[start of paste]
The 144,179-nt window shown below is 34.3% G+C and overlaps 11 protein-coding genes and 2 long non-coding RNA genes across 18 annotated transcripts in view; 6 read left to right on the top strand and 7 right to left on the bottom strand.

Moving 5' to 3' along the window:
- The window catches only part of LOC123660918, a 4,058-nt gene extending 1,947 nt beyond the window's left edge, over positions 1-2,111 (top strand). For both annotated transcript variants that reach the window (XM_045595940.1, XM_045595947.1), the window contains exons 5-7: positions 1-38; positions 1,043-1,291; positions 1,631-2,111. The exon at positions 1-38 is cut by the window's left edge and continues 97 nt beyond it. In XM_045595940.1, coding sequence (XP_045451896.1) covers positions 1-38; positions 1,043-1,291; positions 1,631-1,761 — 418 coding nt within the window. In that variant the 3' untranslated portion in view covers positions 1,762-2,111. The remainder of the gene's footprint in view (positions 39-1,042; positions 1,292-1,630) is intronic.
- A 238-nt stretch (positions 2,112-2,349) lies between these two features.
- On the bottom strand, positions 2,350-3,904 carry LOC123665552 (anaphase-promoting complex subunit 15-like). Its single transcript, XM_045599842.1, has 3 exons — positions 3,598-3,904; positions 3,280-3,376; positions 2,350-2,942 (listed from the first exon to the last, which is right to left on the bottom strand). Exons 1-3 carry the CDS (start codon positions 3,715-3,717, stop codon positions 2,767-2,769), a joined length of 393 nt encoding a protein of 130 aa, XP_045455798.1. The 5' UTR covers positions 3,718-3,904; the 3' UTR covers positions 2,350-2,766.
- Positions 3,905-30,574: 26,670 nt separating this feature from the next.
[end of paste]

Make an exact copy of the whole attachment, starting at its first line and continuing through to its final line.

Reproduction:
The 144,179-nt window shown below is 34.3% G+C and overlaps 11 protein-coding genes and 2 long non-coding RNA genes across 18 annotated transcripts in view; 6 read left to right on the top strand and 7 right to left on the bottom strand.

Moving 5' to 3' along the window:
- The window catches only part of LOC123660918, a 4,058-nt gene extending 1,947 nt beyond the window's left edge, over positions 1-2,111 (top strand). For both annotated transcript variants that reach the window (XM_045595940.1, XM_045595947.1), the window contains exons 5-7: positions 1-38; positions 1,043-1,291; positions 1,631-2,111. The exon at positions 1-38 is cut by the window's left edge and continues 97 nt beyond it. In XM_045595940.1, coding sequence (XP_045451896.1) covers positions 1-38; positions 1,043-1,291; positions 1,631-1,761 — 418 coding nt within the window. In that variant the 3' untranslated portion in view covers positions 1,762-2,111. The remainder of the gene's footprint in view (positions 39-1,042; positions 1,292-1,630) is intronic.
- A 238-nt stretch (positions 2,112-2,349) lies between these two features.
- On the bottom strand, positions 2,350-3,904 carry LOC123665552 (anaphase-promoting complex subunit 15-like). Its single transcript, XM_045599842.1, has 3 exons — positions 3,598-3,904; positions 3,280-3,376; positions 2,350-2,942 (listed from the first exon to the last, which is right to left on the bottom strand). Exons 1-3 carry the CDS (start codon positions 3,715-3,717, stop codon positions 2,767-2,769), a joined length of 393 nt encoding a protein of 130 aa, XP_045455798.1. The 5' UTR covers positions 3,718-3,904; the 3' UTR covers positions 2,350-2,766.
- Positions 3,905-30,574: 26,670 nt separating this feature from the next.